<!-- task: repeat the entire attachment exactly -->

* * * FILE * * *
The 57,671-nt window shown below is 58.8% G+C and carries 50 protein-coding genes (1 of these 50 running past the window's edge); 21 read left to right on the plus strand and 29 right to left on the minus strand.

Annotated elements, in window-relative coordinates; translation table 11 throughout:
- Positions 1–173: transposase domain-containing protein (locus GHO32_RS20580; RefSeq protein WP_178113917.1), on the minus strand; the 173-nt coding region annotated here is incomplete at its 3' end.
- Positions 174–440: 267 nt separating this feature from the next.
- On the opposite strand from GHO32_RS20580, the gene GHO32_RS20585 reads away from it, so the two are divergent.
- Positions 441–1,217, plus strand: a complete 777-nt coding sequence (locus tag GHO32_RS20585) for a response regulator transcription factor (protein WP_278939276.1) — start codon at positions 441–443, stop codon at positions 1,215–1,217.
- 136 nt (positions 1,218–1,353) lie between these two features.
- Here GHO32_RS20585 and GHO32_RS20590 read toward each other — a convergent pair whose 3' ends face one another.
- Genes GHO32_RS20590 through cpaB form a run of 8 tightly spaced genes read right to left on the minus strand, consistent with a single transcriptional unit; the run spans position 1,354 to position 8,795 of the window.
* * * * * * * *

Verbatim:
The 57,671-nt window shown below is 58.8% G+C and carries 50 protein-coding genes (1 of these 50 running past the window's edge); 21 read left to right on the plus strand and 29 right to left on the minus strand.

Annotated elements, in window-relative coordinates; translation table 11 throughout:
- Positions 1–173: transposase domain-containing protein (locus GHO32_RS20580; RefSeq protein WP_178113917.1), on the minus strand; the 173-nt coding region annotated here is incomplete at its 3' end.
- Positions 174–440: 267 nt separating this feature from the next.
- On the opposite strand from GHO32_RS20580, the gene GHO32_RS20585 reads away from it, so the two are divergent.
- Positions 441–1,217, plus strand: a complete 777-nt coding sequence (locus tag GHO32_RS20585) for a response regulator transcription factor (protein WP_278939276.1) — start codon at positions 441–443, stop codon at positions 1,215–1,217.
- 136 nt (positions 1,218–1,353) lie between these two features.
- Here GHO32_RS20585 and GHO32_RS20590 read toward each other — a convergent pair whose 3' ends face one another.
- Genes GHO32_RS20590 through cpaB form a run of 8 tightly spaced genes read right to left on the minus strand, consistent with a single transcriptional unit; the run spans position 1,354 to position 8,795 of the window.